A “thin blue line flag” recently depicted on a public works vehicle has caused somewhat of a stir in the city of Lake Geneva.
City Administrator Dave Nord said a public works employee recently installed a board with a “thin blue line flag” depicted on it on a public works vehicle.
Nord would not identify the employee, but said the employee has family members in the area who work in law enforcement.
“To be clear, the board was made with the employee’s own personal materials and during non-working hours,” Nord said.
The “thin blue line flag” has been known to show support for law enforcement, but it also has been flown as a counter to the Black Lives Matter movement and some people have found the symbol to be offensive.
Nord said two residents complained about the board, while about a half dozen other residents showed support. He said the city currently does not have a policy that specifically addresses items that can be placed on city vehicles.
“At this time, it does not seem to have risen to the level of a major issue,” Nord said. “The city’s existing policies do address a variety of issues but not this specifically.”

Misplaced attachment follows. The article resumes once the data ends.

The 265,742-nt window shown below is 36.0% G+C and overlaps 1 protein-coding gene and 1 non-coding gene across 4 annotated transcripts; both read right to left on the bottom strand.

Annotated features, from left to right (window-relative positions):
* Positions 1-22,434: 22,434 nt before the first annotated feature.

Nord said he made city aldermen aware of the situation and informed them that they could discuss the issue during a future committee meeting.
“If the city council believes it to be an issue, it will be brought forward at a meeting,” Nord said.
Public Works Director Tom Earle deferred comments regarding the situation to Nord.
Earle confirmed that the board was placed by a public works employee who has relatives in law enforcement— but would not identify the employee.
“I did not expect any issues coming from it,” Earle said.
Alderman Ken Howell said he was informed of the situation but did not receive too much information about it.
“I don’t know what the significant is,” he said.
Howell said he was told that the board had been removed from the vehicle already.
“That’s all I know about it,” Howell said.
Alderwoman Mary Jo Fesenmaier questions why the logo was placed on the vehicle around the time of Winterfest and how soon city officials knew about the incident and the amount of time it took them to respond.
“The response time by the city administration and the mayor also is interesting,” Fesenmaier said. “When did they know and put a stop to it?”